Christchurch couple Mark McLaughlin and Sarah Davies were on the brink of losing their home and facing a debt of thousands of dollars, when they approached the Christchurch City Mission.
After miscommunication over forms, the couple were told they owed Housing New Zealand (HNZ) more than $5000 and needed to vacate their rental property immediately.
McLaughlin and Davies began renting their Riccarton home from HNZ in late 2011.
McLaughlin does contract work as a screen-printer, while Davies is on an invalid's benefit and looks after the couple's three children.
A year after they moved in, the couple filled in an income assessment form for HNZ, which tenants complete annually to ensure they still qualify for low-priced rentals.
McLaughlin and Davies assumed everything was fine with the forms and kept making their usual rental payments of $126.
However, HNZ had not received the income form and, unbeknown to the couple, had increased the rent to $342 a week.
It was not until February 2013 - months later - that McLaughlin and Davies realised that the rent had been increased, when they received a bill for arrears of $3500.
"There had been a misunderstanding where they hadn't got the form that I sent," Davies said.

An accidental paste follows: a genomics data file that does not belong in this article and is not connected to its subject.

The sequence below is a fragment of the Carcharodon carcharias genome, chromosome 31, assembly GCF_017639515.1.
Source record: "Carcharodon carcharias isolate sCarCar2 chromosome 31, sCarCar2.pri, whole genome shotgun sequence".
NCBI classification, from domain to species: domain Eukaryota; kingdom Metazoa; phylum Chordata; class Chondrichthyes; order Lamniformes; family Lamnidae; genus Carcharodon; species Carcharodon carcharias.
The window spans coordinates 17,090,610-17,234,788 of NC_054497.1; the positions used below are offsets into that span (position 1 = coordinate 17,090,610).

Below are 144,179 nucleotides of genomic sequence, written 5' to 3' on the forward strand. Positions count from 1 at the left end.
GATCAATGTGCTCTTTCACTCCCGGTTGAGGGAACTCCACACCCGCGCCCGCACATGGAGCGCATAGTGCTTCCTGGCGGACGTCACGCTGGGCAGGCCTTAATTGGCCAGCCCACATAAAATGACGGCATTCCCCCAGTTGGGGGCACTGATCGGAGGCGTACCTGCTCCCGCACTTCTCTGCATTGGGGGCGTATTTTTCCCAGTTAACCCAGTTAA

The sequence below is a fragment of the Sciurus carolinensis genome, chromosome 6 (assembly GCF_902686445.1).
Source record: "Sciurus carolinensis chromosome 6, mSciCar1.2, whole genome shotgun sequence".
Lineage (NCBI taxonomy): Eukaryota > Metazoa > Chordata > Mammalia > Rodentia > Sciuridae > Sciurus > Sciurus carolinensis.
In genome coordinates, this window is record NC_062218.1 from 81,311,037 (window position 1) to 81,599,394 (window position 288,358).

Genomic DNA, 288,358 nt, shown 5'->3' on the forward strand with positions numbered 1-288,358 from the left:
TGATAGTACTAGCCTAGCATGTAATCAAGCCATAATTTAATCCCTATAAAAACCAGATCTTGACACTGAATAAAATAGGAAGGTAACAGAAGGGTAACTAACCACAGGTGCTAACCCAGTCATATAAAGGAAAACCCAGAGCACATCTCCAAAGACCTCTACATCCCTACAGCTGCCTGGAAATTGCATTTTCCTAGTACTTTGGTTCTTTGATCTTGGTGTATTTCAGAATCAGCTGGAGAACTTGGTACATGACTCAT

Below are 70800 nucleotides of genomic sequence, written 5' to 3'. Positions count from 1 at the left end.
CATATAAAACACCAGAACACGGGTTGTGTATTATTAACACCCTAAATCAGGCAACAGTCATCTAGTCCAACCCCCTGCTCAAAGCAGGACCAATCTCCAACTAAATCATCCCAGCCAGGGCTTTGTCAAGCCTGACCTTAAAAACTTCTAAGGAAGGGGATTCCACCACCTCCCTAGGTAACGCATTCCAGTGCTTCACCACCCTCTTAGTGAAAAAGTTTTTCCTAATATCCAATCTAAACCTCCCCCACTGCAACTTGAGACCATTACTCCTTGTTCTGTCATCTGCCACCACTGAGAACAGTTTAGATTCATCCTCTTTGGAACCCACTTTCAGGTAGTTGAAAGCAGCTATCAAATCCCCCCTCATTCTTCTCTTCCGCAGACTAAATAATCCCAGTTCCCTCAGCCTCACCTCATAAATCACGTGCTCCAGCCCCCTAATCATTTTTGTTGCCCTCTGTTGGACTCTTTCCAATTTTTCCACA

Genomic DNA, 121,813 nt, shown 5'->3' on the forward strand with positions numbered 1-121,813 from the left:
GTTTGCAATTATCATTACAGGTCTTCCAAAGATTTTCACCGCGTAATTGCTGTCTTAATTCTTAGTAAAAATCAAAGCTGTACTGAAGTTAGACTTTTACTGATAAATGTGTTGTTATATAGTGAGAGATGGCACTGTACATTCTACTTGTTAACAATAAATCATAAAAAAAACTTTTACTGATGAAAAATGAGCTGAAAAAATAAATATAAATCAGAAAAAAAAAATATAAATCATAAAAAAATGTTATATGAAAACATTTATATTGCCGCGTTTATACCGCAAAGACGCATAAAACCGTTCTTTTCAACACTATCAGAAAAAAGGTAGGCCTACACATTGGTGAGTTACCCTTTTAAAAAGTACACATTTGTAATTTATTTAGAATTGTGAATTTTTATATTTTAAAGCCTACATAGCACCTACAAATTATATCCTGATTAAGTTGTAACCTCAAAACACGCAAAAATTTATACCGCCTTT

"It had spiralled into a huge debt."
Dealing with the mess was extremely difficult for the couple.
Both Davies and McLaughlin suffer from depression and Davies also has anxiety issues, which means she is not confident at expressing herself.
"The everyday stuff is really difficult for me," Davies said. "I felt really overwhelmed."
At a loss, the pair approached the City Mission's budgeting services for help.
By then, HNZ said they owed $5550 and was threatening to end their tenancy.
"We have three children and Mark doesn't have set hours, some weeks he has no work and some weeks just a couple of hours. It was a huge amount of money for us," Davies said.
Phil Brady, the mission's budget adviser, helped the couple by communicating with HNZ on their behalf and attending tenancy tribunal meetings.
"He was my voice. I couldn't have stood up for myself because of my mental health issues," Davies said.
"He convinced HNZ to let me get the forms back together and send them to them again."
At a tenancy tribunal in May, HNZ confirmed it had received the forms and backdated the rent so that the $5550 of arrears were reversed. The couple only had $657 left to pay, which HNZ allowed them to pay in weekly $20 instalments.
The eviction notice was also removed. It was a "unbelievable relief" for the couple, Davies said.
"We're so grateful for their help. I don't know what we would have done without Phil."
Brady had also helped the couple with their budget. "He could see we were in a hardship and didn't judge us."
- The Press
Is the mayor correct to put libraries, pools and community facilities ahead of the Town Hall?Related story: (See story)